Atlas Blogged 27iii: Libertopia and unconditional love

October 30, 2010

Part 27iii of blogging my way through my first reading of Atlas Shrugged. You can find the first part here.

Chapter 27: ‘This is John Galt Speaking’

This section of Galt’s speech is largely concerned with how clever he was in recognising that the evil socialists who took over the 20th Century Motor Company were out to destroy him by converting him into their property; enslaving his mind in the process. This bit is actually an interesting indictment of libertarian thought: it demonstrates that libertarianism arises less from a wish to be free of the state and more a wish to be free from being responsible for the consequences of your choices on other people. This is interesting, inasmuch as it’s inversion of the charge that Rand lays against socialists: they wish to abnegate on their responsibility to deal with the consequences of their choices with respect to reality; libertarians wish to do the same with respect to the other. In this sense, ‘libertarianism’ may be inappropriate as a lable for this creed; ‘radical solipsism’ might be more appropriate.

She then continues her brief historical interlude by talking about how the Dark Ages were when the mind went on strike. Or went to Byzantium, perhaps, but we’ll skip over her utter lack of anything even approaching historical knowledge.

Rand then says: “There are two sides to every issue: one side is right and the other is wrong, but the middle is always evil.” This is interesting, inasmuch as it’s a radical departure from Aristotle’s Doctrine of the Mean, which states that the virtuous life is lived in between extremes of sin and arrogant righteousness. It’s possible that this demonstrates that Rand doesn’t realise she’s actually advocating a theory of ethics with moral components bolted on. Certainly, the rather Manichean approach she takes to the morality she judges to be her opponent would indicate this; yet more evidence that either Rand is being purposively obfuscatory or simply doesn’t understand what she’s saying. It also explains why her characters tend to one extreme or another; there is no sliding scale between extremes in AtlasWorld.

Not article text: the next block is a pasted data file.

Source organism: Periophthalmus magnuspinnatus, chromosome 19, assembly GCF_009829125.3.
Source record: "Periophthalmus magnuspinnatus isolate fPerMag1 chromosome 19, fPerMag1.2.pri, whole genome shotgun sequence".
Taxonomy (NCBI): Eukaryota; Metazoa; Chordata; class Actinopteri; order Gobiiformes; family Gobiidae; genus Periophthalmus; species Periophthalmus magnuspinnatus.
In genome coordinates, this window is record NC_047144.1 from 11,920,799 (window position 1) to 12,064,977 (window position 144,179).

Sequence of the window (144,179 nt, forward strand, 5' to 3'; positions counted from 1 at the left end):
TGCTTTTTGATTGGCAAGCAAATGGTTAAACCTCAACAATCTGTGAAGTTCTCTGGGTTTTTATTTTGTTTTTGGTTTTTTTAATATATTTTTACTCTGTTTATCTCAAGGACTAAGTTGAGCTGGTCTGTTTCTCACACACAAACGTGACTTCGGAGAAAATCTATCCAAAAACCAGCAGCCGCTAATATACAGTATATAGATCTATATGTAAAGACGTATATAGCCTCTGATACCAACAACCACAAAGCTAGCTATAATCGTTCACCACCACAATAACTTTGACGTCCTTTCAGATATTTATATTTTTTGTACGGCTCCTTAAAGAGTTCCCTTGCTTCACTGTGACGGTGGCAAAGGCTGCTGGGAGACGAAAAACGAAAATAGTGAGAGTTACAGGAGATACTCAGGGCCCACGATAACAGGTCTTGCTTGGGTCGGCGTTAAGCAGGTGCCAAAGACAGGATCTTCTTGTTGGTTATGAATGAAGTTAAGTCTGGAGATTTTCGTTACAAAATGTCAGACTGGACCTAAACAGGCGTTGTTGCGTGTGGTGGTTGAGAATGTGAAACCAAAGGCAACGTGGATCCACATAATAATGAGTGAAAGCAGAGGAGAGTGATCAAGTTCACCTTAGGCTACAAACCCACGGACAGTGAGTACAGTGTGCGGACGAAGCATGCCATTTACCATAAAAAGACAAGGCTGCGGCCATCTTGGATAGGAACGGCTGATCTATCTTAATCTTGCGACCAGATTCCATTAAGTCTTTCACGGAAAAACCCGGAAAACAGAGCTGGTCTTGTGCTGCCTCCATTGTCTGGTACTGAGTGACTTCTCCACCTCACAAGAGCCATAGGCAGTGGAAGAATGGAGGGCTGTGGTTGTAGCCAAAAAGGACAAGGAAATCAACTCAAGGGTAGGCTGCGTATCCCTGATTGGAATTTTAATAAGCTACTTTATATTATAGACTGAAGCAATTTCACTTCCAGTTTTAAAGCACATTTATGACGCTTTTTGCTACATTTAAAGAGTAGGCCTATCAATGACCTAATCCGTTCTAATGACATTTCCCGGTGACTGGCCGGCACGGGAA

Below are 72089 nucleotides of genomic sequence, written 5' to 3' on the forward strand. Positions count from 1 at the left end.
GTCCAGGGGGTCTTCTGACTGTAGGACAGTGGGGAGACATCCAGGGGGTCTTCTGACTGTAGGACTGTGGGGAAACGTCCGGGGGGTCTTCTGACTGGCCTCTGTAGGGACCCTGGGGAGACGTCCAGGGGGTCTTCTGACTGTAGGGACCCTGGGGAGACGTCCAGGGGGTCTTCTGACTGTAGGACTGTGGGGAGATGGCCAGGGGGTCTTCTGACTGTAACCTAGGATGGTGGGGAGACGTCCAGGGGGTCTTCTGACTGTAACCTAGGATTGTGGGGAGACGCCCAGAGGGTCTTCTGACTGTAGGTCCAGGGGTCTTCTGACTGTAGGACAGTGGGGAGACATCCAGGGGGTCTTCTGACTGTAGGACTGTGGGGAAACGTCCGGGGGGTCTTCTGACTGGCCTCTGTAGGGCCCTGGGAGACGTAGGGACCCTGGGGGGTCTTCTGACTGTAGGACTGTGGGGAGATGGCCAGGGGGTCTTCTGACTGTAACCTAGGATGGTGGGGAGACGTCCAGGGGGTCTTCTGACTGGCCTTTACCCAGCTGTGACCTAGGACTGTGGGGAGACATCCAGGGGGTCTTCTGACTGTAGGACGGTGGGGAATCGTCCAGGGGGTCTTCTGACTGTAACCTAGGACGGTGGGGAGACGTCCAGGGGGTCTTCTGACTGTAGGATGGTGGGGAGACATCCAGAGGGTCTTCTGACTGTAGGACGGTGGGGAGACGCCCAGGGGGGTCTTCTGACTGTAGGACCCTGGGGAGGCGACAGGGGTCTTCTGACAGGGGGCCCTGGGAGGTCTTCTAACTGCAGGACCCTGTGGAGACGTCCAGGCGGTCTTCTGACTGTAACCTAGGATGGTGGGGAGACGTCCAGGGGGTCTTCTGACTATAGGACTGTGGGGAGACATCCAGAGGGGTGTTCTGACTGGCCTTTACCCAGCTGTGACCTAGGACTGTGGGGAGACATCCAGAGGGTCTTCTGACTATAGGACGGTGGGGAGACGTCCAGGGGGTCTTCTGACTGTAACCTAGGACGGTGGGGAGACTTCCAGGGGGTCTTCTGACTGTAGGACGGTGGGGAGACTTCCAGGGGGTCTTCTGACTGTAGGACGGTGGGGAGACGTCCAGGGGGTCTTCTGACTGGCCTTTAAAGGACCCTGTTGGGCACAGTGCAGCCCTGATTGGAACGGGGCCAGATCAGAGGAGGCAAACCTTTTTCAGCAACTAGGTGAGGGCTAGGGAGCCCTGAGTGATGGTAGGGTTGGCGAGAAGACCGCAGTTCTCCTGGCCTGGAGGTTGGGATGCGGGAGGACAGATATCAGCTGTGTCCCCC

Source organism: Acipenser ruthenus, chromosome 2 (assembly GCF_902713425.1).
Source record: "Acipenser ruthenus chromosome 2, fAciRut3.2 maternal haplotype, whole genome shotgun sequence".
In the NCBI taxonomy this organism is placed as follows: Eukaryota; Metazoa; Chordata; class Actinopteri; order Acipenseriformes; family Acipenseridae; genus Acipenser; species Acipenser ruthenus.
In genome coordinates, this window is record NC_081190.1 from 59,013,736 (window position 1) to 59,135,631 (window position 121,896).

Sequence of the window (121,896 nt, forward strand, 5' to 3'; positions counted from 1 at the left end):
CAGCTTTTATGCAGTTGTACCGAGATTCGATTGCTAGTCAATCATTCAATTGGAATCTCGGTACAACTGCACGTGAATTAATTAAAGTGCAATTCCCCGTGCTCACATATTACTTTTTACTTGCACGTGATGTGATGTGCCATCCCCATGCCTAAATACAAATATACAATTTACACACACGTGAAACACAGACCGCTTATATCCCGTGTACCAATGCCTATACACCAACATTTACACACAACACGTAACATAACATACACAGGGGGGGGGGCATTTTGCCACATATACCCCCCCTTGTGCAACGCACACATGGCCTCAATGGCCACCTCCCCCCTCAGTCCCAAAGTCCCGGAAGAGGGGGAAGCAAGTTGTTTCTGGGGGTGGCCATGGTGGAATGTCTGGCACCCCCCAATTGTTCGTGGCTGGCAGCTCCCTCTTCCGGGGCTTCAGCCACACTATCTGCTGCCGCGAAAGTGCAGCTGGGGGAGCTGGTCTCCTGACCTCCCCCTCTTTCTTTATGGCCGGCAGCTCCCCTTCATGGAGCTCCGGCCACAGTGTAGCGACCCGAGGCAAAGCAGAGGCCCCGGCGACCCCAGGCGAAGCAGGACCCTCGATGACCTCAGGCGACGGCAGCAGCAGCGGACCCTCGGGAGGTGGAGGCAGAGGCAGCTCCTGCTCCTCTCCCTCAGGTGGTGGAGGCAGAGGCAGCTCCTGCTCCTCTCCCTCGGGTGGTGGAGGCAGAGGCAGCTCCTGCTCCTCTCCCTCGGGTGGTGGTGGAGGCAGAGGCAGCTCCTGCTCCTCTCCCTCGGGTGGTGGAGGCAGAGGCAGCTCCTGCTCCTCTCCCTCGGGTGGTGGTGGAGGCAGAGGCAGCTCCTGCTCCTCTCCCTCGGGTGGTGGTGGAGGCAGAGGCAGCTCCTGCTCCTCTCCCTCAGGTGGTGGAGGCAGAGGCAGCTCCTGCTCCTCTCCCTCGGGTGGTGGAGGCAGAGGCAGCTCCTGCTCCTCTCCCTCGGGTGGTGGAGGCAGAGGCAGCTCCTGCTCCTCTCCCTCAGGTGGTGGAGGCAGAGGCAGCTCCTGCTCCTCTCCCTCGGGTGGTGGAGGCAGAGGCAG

We then have the surprisingly broad statement:

“Do you ask if it’s ever proper to help another man? No—if he claims it as his right or as a moral duty that you owe him. Yes—if such is your own desire based on your own selfish pleasure in the value of his person and his struggle.”

This could mean practically anything; knowledge that one receives altruistic pleasure from helping other could constitute just cause to, say rob from the rich to give to the poor. This is another example of the internal inconsistency of Rand’s philosophy; one can use parts of it to argue for any course of action one chooses that may run counter to other parts.

Rand has an interesting pop at human rights:

“The doctrine that ‘human rights’ are superior to ‘property rights’ simply means that some human beings have the right to make property out of others; since the competent have nothing to gain from the incompetent, it means the right of the incompetent to own their betters and to use them as productive cattle.”

If nothing else, this explains the antipathy of the Right to human rights; clearly, they’re tantamount to socialism under this view.

We now come to Rand’s theory of Government:

“The only proper purpose of a government is to protect man’s rights, which means: to protect him from physical violence. A proper government is only a policeman, acting as an agent of man’s self-defense, and, as such, may resort to force only against those who start the use of force. The only proper functions of a government are: the police, to protect you from criminals; the army, to protect you from foreign invaders; and the courts, to protect your property and contracts from breach or fraud by others, to settle disputes by rational rules, according to objective law.”

There’s something interesting here, something buried so deep in the psyche and history that Rand, with her paltry knowledge of the subject, quite possibly would never have been able to dig out.

Being in the army is not like other jobs. While mercenaries do exist, throughout human history they have always been in the minority of armed forces, and every state has seen fit to maintain an army of its own. Why should this be? Surely, if this libertarian view of the market is correct, states should regularly be using hired forces in combat, the market for such producing stronger and more effective forces than state-backed armies.